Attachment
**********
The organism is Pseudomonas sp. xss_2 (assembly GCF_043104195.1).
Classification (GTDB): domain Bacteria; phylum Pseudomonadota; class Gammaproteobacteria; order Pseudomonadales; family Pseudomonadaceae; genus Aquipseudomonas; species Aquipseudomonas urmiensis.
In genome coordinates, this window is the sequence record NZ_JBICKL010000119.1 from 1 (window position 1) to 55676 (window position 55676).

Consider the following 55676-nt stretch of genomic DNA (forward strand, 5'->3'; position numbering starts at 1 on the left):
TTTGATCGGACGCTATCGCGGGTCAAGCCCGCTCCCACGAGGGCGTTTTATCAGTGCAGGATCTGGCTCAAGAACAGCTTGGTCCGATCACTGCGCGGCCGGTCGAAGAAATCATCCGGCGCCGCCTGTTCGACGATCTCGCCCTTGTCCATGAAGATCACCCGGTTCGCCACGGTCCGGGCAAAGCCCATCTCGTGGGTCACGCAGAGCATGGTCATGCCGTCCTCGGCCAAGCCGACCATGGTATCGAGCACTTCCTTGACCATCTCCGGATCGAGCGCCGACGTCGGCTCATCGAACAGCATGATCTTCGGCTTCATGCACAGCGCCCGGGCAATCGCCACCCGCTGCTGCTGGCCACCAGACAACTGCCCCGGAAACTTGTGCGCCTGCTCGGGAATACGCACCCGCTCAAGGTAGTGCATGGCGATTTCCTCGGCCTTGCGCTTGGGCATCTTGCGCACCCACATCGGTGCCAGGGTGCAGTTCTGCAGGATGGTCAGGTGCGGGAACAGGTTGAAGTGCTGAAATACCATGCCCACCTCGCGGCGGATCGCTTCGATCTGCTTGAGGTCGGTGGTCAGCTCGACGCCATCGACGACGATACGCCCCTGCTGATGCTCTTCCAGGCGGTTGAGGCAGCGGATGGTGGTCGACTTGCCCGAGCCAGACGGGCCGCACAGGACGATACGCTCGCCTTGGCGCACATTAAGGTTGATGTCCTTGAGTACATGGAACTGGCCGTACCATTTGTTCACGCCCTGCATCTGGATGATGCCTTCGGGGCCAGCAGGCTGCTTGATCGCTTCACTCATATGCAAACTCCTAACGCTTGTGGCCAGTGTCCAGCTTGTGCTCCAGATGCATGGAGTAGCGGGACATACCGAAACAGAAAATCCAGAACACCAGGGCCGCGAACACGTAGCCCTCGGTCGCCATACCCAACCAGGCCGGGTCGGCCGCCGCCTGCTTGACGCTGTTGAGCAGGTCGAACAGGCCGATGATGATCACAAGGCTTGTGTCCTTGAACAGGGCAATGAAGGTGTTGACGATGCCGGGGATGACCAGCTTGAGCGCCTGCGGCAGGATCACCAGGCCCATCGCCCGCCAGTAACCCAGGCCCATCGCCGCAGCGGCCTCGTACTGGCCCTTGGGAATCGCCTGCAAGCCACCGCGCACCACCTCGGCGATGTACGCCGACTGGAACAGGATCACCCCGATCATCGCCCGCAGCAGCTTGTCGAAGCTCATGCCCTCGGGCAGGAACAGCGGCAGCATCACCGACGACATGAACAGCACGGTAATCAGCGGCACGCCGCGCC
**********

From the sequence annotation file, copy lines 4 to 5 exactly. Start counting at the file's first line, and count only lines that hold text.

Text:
Consider the following 55676-nt stretch of genomic DNA (forward strand, 5'->3'; position numbering starts at 1 on the left):
TTTGATCGGACGCTATCGCGGGTCAAGCCCGCTCCCACGAGGGCGTTTTATCAGTGCAGGATCTGGCTCAAGAACAGCTTGGTCCGATCACTGCGCGGCCGGTCGAAGAAATCATCCGGCGCCGCCTGTTCGACGATCTCGCCCTTGTCCATGAAGATCACCCGGTTCGCCACGGTCCGGGCAAAGCCCATCTCGTGGGTCACGCAGAGCATGGTCATGCCGTCCTCGGCCAAGCCGACCATGGTATCGAGCACTTCCTTGACCATCTCCGGATCGAGCGCCGACGTCGGCTCATCGAACAGCATGATCTTCGGCTTCATGCACAGCGCCCGGGCAATCGCCACCCGCTGCTGCTGGCCACCAGACAACTGCCCCGGAAACTTGTGCGCCTGCTCGGGAATACGCACCCGCTCAAGGTAGTGCATGGCGATTTCCTCGGCCTTGCGCTTGGGCATCTTGCGCACCCACATCGGTGCCAGGGTGCAGTTCTGCAGGATGGTCAGGTGCGGGAACAGGTTGAAGTGCTGAAATACCATGCCCACCTCGCGGCGGATCGCTTCGATCTGCTTGAGGTCGGTGGTCAGCTCGACGCCATCGACGACGATACGCCCCTGCTGATGCTCTTCCAGGCGGTTGAGGCAGCGGATGGTGGTCGACTTGCCCGAGCCAGACGGGCCGCACAGGACGATACGCTCGCCTTGGCGCACATTAAGGTTGATGTCCTTGAGTACATGGAACTGGCCGTACCATTTGTTCACGCCCTGCATCTGGATGATGCCTTCGGGGCCAGCAGGCTGCTTGATCGCTTCACTCATATGCAAACTCCTAACGCTTGTGGCCAGTGTCCAGCTTGTGCTCCAGATGCATGGAGTAGCGGGACATACCGAAACAGAAAATCCAGAACACCAGGGCCGCGAACACGTAGCCCTCGGTCGCCATACCCAACCAGGCCGGGTCGGCCGCCGCCTGCTTGACGCTGTTGAGCAGGTCGAACAGGCCGATGATGATCACAAGGCTTGTGTCCTTGAACAGGGCAATGAAGGTGTTGACGATGCCGGGGATGACCAGCTTGAGCGCCTGCGGCAGGATCACCAGGCCCATCGCCCGCCAGTAACCCAGGCCCATCGCCGCAGCGGCCTCGTACTGGCCCTTGGGAATCGCCTGCAAGCCACCGCGCACCACCTCGGCGATGTACGCCGACTGGAACAGGATCACCCCGATCATCGCCCGCAGCAGCTTGTCGAAGCTCATGCCCTCGGGCAGGAACAGCGGCAGCATCACCGACGACATGAACAGCACGGTAATCAGCGGCACGCCGCGCC